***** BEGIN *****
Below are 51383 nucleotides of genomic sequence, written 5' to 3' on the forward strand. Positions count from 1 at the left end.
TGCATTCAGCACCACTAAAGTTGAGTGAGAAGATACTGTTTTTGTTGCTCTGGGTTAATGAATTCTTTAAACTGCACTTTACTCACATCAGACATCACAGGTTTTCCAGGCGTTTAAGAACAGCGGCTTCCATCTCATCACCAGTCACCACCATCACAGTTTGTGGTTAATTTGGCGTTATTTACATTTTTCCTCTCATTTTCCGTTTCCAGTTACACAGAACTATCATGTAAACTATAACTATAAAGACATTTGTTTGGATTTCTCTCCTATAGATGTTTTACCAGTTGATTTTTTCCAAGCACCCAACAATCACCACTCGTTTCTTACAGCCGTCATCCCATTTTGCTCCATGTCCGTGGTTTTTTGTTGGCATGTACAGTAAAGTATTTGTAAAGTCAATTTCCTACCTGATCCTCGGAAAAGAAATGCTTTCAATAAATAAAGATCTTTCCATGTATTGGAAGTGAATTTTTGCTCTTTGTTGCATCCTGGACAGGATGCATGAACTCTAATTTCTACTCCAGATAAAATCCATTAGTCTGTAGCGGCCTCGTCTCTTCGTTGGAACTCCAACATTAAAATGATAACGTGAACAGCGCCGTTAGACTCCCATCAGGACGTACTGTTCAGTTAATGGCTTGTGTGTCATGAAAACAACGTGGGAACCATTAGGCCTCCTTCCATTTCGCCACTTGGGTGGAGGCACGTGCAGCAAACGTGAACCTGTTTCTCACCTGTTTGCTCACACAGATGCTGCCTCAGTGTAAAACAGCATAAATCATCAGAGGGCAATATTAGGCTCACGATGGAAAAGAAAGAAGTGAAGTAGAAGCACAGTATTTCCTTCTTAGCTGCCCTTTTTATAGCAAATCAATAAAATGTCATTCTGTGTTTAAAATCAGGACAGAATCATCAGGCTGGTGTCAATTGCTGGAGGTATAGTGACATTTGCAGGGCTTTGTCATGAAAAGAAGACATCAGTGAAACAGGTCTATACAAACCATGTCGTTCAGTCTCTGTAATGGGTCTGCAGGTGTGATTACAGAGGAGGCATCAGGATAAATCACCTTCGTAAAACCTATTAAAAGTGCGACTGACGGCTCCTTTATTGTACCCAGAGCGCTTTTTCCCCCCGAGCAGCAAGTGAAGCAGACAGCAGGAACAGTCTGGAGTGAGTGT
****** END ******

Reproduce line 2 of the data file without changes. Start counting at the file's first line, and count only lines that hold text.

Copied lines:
TGCATTCAGCACCACTAAAGTTGAGTGAGAAGATACTGTTTTTGTTGCTCTGGGTTAATGAATTCTTTAAACTGCACTTTACTCACATCAGACATCACAGGTTTTCCAGGCGTTTAAGAACAGCGGCTTCCATCTCATCACCAGTCACCACCATCACAGTTTGTGGTTAATTTGGCGTTATTTACATTTTTCCTCTCATTTTCCGTTTCCAGTTACACAGAACTATCATGTAAACTATAACTATAAAGACATTTGTTTGGATTTCTCTCCTATAGATGTTTTACCAGTTGATTTTTTCCAAGCACCCAACAATCACCACTCGTTTCTTACAGCCGTCATCCCATTTTGCTCCATGTCCGTGGTTTTTTGTTGGCATGTACAGTAAAGTATTTGTAAAGTCAATTTCCTACCTGATCCTCGGAAAAGAAATGCTTTCAATAAATAAAGATCTTTCCATGTATTGGAAGTGAATTTTTGCTCTTTGTTGCATCCTGGACAGGATGCATGAACTCTAATTTCTACTCCAGATAAAATCCATTAGTCTGTAGCGGCCTCGTCTCTTCGTTGGAACTCCAACATTAAAATGATAACGTGAACAGCGCCGTTAGACTCCCATCAGGACGTACTGTTCAGTTAATGGCTTGTGTGTCATGAAAACAACGTGGGAACCATTAGGCCTCCTTCCATTTCGCCACTTGGGTGGAGGCACGTGCAGCAAACGTGAACCTGTTTCTCACCTGTTTGCTCACACAGATGCTGCCTCAGTGTAAAACAGCATAAATCATCAGAGGGCAATATTAGGCTCACGATGGAAAAGAAAGAAGTGAAGTAGAAGCACAGTATTTCCTTCTTAGCTGCCCTTTTTATAGCAAATCAATAAAATGTCATTCTGTGTTTAAAATCAGGACAGAATCATCAGGCTGGTGTCAATTGCTGGAGGTATAGTGACATTTGCAGGGCTTTGTCATGAAAAGAAGACATCAGTGAAACAGGTCTATACAAACCATGTCGTTCAGTCTCTGTAATGGGTCTGCAGGTGTGATTACAGAGGAGGCATCAGGATAAATCACCTTCGTAAAACCTATTAAAAGTGCGACTGACGGCTCCTTTATTGTACCCAGAGCGCTTTTTCCCCCCGAGCAGCAAGTGAAGCAGACAGCAGGAACAGTCTGGAGTGAGTGT